Today I discovered the work of a truly fascinating Peruvian artist; GLORIA GOMEZ-SANCHEZ. She began her carrier as a painter in the 50s, but as she ventured into the Peruvian avant-garde of the 60s, she started to feel the irrelevance and almost defeat of the act of painting. In the 70s, she actually retired from the world of exhibitions with one of the first conceptual artworks in Peru. An empty room with a simple phrase that stated... The space of this exhibition is that of your mind. Make of your life the artwork
Even before her turn to conceptualism, Gomez Sanchez steered one of the biggest debates of the Peruvian art scene of the 20th century, by introducing waste and consumed materials to her work. In 1965, in an exhibition in the Gallery Solisol, the artist created assemblages of used fabrics and waste. Old shoes, frog skeletons, insects and wire merged with papier-maché, to establish a visual manifesto against the pictorial act of painting. A way of denying the contemporary relevance of the image and instead emphasising the power of the material itself. She named one of her works "El sublime Yllomomo del amor" (The sublime Yllomomo of love) using a native Bolivian word to designate a swamp where a flower blossoms over waste.
Along with other artists who were part of the Arte Nuevo group and the Mi-Muy collective, they introduced the concept of "installations", or how they used to call it at the time "environments", to a Peruvian audience reluctant to assimilate new ways of representation. Her installation consisted on multiple "muñecones" or "big dolls" made of wire, paper and plaster, creating creatures that surrounded a figure called "El Parto" (Labour), in a dimly lit room imbued with sound.
When I was looking at their work, it was impossible not to liken them with other artists of the 60s such as Rauschenberg, Piero Manzoni, Gilio Paolini and Nam Jun Paik, among many others (the so-called "neo-dadaists"). These artists were also trying to introduce used objects to their work, creating an anti-art, that diminished the importance of the image and introduced everyday life alongside with "poor materials" into the elitist realm of "high art". The Peruvian collective "Mi-Muy" even said, "we believe that existence poses an attitude that is committed to life, with all its defects and qualities, we are not interested in the difference because it does not exist."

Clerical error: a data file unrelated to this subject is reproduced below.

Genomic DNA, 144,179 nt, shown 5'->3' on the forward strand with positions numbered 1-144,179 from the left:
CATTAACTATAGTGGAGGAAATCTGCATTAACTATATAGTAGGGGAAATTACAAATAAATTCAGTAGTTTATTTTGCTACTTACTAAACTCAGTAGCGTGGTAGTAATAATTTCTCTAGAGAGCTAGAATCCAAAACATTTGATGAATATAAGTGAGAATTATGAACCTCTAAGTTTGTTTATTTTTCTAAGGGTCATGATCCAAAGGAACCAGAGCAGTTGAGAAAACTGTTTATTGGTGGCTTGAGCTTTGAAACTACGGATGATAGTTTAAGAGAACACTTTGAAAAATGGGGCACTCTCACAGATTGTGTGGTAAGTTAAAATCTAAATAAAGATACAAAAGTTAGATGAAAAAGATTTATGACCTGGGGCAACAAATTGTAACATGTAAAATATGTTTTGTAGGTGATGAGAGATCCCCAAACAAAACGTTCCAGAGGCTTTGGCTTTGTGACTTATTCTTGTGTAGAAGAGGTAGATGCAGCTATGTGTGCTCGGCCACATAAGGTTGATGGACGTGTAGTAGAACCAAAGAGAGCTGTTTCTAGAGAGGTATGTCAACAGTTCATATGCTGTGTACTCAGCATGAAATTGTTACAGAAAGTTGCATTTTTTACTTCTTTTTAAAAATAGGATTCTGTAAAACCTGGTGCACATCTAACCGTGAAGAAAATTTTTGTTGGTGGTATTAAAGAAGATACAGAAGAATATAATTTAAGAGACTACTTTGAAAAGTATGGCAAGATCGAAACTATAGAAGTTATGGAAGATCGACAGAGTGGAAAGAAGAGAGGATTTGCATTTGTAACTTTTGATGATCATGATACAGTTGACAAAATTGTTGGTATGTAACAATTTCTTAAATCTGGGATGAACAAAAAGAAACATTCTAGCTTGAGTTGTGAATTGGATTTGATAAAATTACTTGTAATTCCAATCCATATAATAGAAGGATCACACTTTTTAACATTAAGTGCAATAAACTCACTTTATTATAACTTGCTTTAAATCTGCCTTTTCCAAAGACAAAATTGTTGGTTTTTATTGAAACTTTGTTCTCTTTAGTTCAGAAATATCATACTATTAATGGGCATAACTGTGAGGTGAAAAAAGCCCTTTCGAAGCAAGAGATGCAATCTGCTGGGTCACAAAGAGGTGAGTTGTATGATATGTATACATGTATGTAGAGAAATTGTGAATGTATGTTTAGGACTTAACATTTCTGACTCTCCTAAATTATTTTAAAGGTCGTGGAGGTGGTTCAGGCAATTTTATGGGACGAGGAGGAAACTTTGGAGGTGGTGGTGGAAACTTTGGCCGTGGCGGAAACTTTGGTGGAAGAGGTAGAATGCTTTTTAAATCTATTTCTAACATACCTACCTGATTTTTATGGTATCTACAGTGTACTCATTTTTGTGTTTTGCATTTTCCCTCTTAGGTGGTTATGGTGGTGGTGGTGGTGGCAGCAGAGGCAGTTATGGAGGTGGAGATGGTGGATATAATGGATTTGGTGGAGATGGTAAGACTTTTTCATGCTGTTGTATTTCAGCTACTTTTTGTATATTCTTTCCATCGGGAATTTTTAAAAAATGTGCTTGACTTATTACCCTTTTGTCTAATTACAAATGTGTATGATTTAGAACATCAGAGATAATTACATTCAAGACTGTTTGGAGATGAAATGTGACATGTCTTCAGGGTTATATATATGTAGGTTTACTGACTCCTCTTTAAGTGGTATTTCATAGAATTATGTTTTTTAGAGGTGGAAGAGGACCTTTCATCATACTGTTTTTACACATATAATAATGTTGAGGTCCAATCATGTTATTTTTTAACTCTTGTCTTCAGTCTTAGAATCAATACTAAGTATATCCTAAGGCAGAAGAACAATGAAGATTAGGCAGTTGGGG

Despite the fact that Gloria and her colleagues were creating their work at the same time as these neo-dadaists, they were never recognised as the same and their level of importance and visibility remained very limited compared to these "grandmasters" of the north. On the contrary, because of this inevitable comparison, Gloria and her colleagues became the center of one of the biggest polemics in the Peruvian art scene of the 60s. The two main actors of the debate were the art historian Juan Acha, who defended their work, and the poet Francisco Bendezu, who considered it a mediocre approach to Peruvian contemporary art.
Even though this debate happened over 50 years ago, I believe that it is still prevalent today. Beyond the superficial criticism of "Why did you go to art school if you ended up working with junk?" (that was the initial criticism), the question lies in the approach contemporary Latin-American art should have over what is happening in the rest of the world. Are we entitled to pose the same questions or should we limit ourselves to the ones that relate only to our Latin-American culture? In other words, should we, Latin Americans, limit ourselves to tell our own story? And what will happen if we do not? Should we continue to let others tell the story instead?